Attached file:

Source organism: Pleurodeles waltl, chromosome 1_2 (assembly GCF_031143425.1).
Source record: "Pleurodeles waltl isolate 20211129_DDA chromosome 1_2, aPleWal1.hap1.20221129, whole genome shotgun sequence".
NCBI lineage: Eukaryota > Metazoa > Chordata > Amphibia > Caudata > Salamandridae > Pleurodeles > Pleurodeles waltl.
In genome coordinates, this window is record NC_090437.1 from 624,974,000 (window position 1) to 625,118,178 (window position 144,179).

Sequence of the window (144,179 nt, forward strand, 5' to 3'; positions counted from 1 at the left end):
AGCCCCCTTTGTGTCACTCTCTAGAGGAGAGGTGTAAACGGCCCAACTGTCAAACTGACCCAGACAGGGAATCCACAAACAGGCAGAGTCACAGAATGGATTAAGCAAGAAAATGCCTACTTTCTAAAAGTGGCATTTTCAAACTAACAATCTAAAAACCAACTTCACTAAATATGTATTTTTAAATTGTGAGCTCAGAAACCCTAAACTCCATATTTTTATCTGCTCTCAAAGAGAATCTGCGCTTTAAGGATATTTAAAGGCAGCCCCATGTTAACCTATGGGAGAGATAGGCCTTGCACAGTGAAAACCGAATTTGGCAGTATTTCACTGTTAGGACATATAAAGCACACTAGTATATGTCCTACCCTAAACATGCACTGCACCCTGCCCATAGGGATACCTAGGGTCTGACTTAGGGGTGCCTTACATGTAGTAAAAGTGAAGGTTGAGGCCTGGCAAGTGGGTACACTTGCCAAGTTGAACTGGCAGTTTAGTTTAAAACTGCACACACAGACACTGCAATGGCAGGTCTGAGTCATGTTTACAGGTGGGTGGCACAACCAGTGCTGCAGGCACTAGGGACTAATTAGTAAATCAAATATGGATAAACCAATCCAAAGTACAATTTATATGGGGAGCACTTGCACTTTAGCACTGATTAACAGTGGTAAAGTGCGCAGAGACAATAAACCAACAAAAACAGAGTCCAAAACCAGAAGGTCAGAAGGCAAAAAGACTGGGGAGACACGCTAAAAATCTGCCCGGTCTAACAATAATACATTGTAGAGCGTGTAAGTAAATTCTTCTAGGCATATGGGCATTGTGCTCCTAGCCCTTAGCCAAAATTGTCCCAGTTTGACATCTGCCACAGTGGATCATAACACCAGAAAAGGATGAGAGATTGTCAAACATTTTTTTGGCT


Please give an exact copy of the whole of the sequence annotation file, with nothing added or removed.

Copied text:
Source organism: Pleurodeles waltl, chromosome 1_2 (assembly GCF_031143425.1).
Source record: "Pleurodeles waltl isolate 20211129_DDA chromosome 1_2, aPleWal1.hap1.20221129, whole genome shotgun sequence".
NCBI lineage: Eukaryota > Metazoa > Chordata > Amphibia > Caudata > Salamandridae > Pleurodeles > Pleurodeles waltl.
In genome coordinates, this window is record NC_090437.1 from 624,974,000 (window position 1) to 625,118,178 (window position 144,179).

Sequence of the window (144,179 nt, forward strand, 5' to 3'; positions counted from 1 at the left end):
AGCCCCCTTTGTGTCACTCTCTAGAGGAGAGGTGTAAACGGCCCAACTGTCAAACTGACCCAGACAGGGAATCCACAAACAGGCAGAGTCACAGAATGGATTAAGCAAGAAAATGCCTACTTTCTAAAAGTGGCATTTTCAAACTAACAATCTAAAAACCAACTTCACTAAATATGTATTTTTAAATTGTGAGCTCAGAAACCCTAAACTCCATATTTTTATCTGCTCTCAAAGAGAATCTGCGCTTTAAGGATATTTAAAGGCAGCCCCATGTTAACCTATGGGAGAGATAGGCCTTGCACAGTGAAAACCGAATTTGGCAGTATTTCACTGTTAGGACATATAAAGCACACTAGTATATGTCCTACCCTAAACATGCACTGCACCCTGCCCATAGGGATACCTAGGGTCTGACTTAGGGGTGCCTTACATGTAGTAAAAGTGAAGGTTGAGGCCTGGCAAGTGGGTACACTTGCCAAGTTGAACTGGCAGTTTAGTTTAAAACTGCACACACAGACACTGCAATGGCAGGTCTGAGTCATGTTTACAGGTGGGTGGCACAACCAGTGCTGCAGGCACTAGGGACTAATTAGTAAATCAAATATGGATAAACCAATCCAAAGTACAATTTATATGGGGAGCACTTGCACTTTAGCACTGATTAACAGTGGTAAAGTGCGCAGAGACAATAAACCAACAAAAACAGAGTCCAAAACCAGAAGGTCAGAAGGCAAAAAGACTGGGGAGACACGCTAAAAATCTGCCCGGTCTAACAATAATACATTGTAGAGCGTGTAAGTAAATTCTTCTAGGCATATGGGCATTGTGCTCCTAGCCCTTAGCCAAAATTGTCCCAGTTTGACATCTGCCACAGTGGATCATAACACCAGAAAAGGATGAGAGATTGTCAAACATTTTTTTGGCT